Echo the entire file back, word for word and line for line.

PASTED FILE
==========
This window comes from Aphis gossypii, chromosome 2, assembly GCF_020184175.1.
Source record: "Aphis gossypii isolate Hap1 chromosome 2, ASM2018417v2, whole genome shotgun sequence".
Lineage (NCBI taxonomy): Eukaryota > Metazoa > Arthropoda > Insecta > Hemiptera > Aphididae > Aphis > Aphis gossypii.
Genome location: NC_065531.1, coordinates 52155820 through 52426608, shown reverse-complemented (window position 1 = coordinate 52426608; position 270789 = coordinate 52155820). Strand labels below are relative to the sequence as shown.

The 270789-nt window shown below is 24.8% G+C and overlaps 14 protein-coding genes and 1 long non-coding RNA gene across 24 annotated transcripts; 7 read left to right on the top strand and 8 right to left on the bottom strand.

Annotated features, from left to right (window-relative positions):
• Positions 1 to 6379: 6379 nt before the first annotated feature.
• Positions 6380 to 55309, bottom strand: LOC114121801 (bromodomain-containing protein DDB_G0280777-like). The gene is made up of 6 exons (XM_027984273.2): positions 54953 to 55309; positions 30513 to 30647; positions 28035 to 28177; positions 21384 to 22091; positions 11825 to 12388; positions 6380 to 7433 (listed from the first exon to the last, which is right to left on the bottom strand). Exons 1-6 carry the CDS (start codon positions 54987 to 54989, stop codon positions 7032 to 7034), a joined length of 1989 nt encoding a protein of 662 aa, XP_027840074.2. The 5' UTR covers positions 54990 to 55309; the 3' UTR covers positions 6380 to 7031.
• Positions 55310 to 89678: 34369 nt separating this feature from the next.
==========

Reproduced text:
This window comes from Aphis gossypii, chromosome 2, assembly GCF_020184175.1.
Source record: "Aphis gossypii isolate Hap1 chromosome 2, ASM2018417v2, whole genome shotgun sequence".
Lineage (NCBI taxonomy): Eukaryota > Metazoa > Arthropoda > Insecta > Hemiptera > Aphididae > Aphis > Aphis gossypii.
Genome location: NC_065531.1, coordinates 52155820 through 52426608, shown reverse-complemented (window position 1 = coordinate 52426608; position 270789 = coordinate 52155820). Strand labels below are relative to the sequence as shown.

The 270789-nt window shown below is 24.8% G+C and overlaps 14 protein-coding genes and 1 long non-coding RNA gene across 24 annotated transcripts; 7 read left to right on the top strand and 8 right to left on the bottom strand.

Annotated features, from left to right (window-relative positions):
• Positions 1 to 6379: 6379 nt before the first annotated feature.
• Positions 6380 to 55309, bottom strand: LOC114121801 (bromodomain-containing protein DDB_G0280777-like). The gene is made up of 6 exons (XM_027984273.2): positions 54953 to 55309; positions 30513 to 30647; positions 28035 to 28177; positions 21384 to 22091; positions 11825 to 12388; positions 6380 to 7433 (listed from the first exon to the last, which is right to left on the bottom strand). Exons 1-6 carry the CDS (start codon positions 54987 to 54989, stop codon positions 7032 to 7034), a joined length of 1989 nt encoding a protein of 662 aa, XP_027840074.2. The 5' UTR covers positions 54990 to 55309; the 3' UTR covers positions 6380 to 7031.
• Positions 55310 to 89678: 34369 nt separating this feature from the next.